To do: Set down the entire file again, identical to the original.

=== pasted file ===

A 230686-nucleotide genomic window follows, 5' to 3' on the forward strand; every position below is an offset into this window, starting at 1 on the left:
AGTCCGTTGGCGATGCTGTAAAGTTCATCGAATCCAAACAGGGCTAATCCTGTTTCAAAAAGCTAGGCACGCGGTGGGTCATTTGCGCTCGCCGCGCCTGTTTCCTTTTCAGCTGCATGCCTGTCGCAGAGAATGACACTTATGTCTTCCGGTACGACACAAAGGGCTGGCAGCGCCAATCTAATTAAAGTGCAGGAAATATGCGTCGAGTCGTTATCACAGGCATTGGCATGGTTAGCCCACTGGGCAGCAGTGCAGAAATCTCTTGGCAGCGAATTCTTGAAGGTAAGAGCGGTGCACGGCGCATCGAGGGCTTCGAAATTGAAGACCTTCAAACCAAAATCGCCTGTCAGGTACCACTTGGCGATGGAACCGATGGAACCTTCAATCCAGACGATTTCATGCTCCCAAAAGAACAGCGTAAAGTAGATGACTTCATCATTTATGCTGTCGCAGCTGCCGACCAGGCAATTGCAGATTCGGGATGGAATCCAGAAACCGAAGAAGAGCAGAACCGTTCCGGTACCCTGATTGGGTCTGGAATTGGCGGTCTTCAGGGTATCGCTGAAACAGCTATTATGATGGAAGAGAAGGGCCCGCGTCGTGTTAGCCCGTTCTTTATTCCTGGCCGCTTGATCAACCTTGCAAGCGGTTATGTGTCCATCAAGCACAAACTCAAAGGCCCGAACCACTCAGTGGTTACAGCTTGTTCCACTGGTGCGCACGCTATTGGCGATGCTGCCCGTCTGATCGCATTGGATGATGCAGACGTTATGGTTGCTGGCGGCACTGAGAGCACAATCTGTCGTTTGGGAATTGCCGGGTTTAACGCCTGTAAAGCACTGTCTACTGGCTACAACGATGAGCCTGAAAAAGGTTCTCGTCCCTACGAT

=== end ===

A 230686-nucleotide genomic window follows, 5' to 3' on the forward strand; every position below is an offset into this window, starting at 1 on the left:
AGTCCGTTGGCGATGCTGTAAAGTTCATCGAATCCAAACAGGGCTAATCCTGTTTCAAAAAGCTAGGCACGCGGTGGGTCATTTGCGCTCGCCGCGCCTGTTTCCTTTTCAGCTGCATGCCTGTCGCAGAGAATGACACTTATGTCTTCCGGTACGACACAAAGGGCTGGCAGCGCCAATCTAATTAAAGTGCAGGAAATATGCGTCGAGTCGTTATCACAGGCATTGGCATGGTTAGCCCACTGGGCAGCAGTGCAGAAATCTCTTGGCAGCGAATTCTTGAAGGTAAGAGCGGTGCACGGCGCATCGAGGGCTTCGAAATTGAAGACCTTCAAACCAAAATCGCCTGTCAGGTACCACTTGGCGATGGAACCGATGGAACCTTCAATCCAGACGATTTCATGCTCCCAAAAGAACAGCGTAAAGTAGATGACTTCATCATTTATGCTGTCGCAGCTGCCGACCAGGCAATTGCAGATTCGGGATGGAATCCAGAAACCGAAGAAGAGCAGAACCGTTCCGGTACCCTGATTGGGTCTGGAATTGGCGGTCTTCAGGGTATCGCTGAAACAGCTATTATGATGGAAGAGAAGGGCCCGCGTCGTGTTAGCCCGTTCTTTATTCCTGGCCGCTTGATCAACCTTGCAAGCGGTTATGTGTCCATCAAGCACAAACTCAAAGGCCCGAACCACTCAGTGGTTACAGCTTGTTCCACTGGTGCGCACGCTATTGGCGATGCTGCCCGTCTGATCGCATTGGATGATGCAGACGTTATGGTTGCTGGCGGCACTGAGAGCACAATCTGTCGTTTGGGAATTGCCGGGTTTAACGCCTGTAAAGCACTGTCTACTGGCTACAACGATGAGCCTGAAAAAGGTTCTCGTCCCTACGAT